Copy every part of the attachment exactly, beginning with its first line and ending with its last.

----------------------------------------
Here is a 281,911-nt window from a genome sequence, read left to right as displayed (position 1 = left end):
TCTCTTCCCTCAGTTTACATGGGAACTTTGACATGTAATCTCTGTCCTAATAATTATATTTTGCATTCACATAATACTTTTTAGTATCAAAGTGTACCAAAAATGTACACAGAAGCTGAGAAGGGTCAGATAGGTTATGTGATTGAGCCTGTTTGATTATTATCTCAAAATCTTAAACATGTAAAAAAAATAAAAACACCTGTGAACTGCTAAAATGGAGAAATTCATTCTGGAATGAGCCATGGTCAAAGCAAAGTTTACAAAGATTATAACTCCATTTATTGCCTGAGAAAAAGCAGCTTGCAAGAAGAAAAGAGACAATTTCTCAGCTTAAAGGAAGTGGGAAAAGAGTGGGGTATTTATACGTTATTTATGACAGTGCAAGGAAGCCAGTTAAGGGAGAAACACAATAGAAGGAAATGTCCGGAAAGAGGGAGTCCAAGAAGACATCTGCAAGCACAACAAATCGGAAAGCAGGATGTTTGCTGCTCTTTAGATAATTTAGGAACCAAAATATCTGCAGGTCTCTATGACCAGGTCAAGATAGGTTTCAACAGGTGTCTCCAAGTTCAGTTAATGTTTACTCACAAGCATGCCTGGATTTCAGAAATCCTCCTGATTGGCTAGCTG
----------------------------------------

Here is a 281,911-nt window from a genome sequence, read left to right as displayed (position 1 = left end):
TCTCTTCCCTCAGTTTACATGGGAACTTTGACATGTAATCTCTGTCCTAATAATTATATTTTGCATTCACATAATACTTTTTAGTATCAAAGTGTACCAAAAATGTACACAGAAGCTGAGAAGGGTCAGATAGGTTATGTGATTGAGCCTGTTTGATTATTATCTCAAAATCTTAAACATGTAAAAAAAATAAAAACACCTGTGAACTGCTAAAATGGAGAAATTCATTCTGGAATGAGCCATGGTCAAAGCAAAGTTTACAAAGATTATAACTCCATTTATTGCCTGAGAAAAAGCAGCTTGCAAGAAGAAAAGAGACAATTTCTCAGCTTAAAGGAAGTGGGAAAAGAGTGGGGTATTTATACGTTATTTATGACAGTGCAAGGAAGCCAGTTAAGGGAGAAACACAATAGAAGGAAATGTCCGGAAAGAGGGAGTCCAAGAAGACATCTGCAAGCACAACAAATCGGAAAGCAGGATGTTTGCTGCTCTTTAGATAATTTAGGAACCAAAATATCTGCAGGTCTCTATGACCAGGTCAAGATAGGTTTCAACAGGTGTCTCCAAGTTCAGTTAATGTTTACTCACAAGCATGCCTGGATTTCAGAAATCCTCCTGATTGGCTAGCTG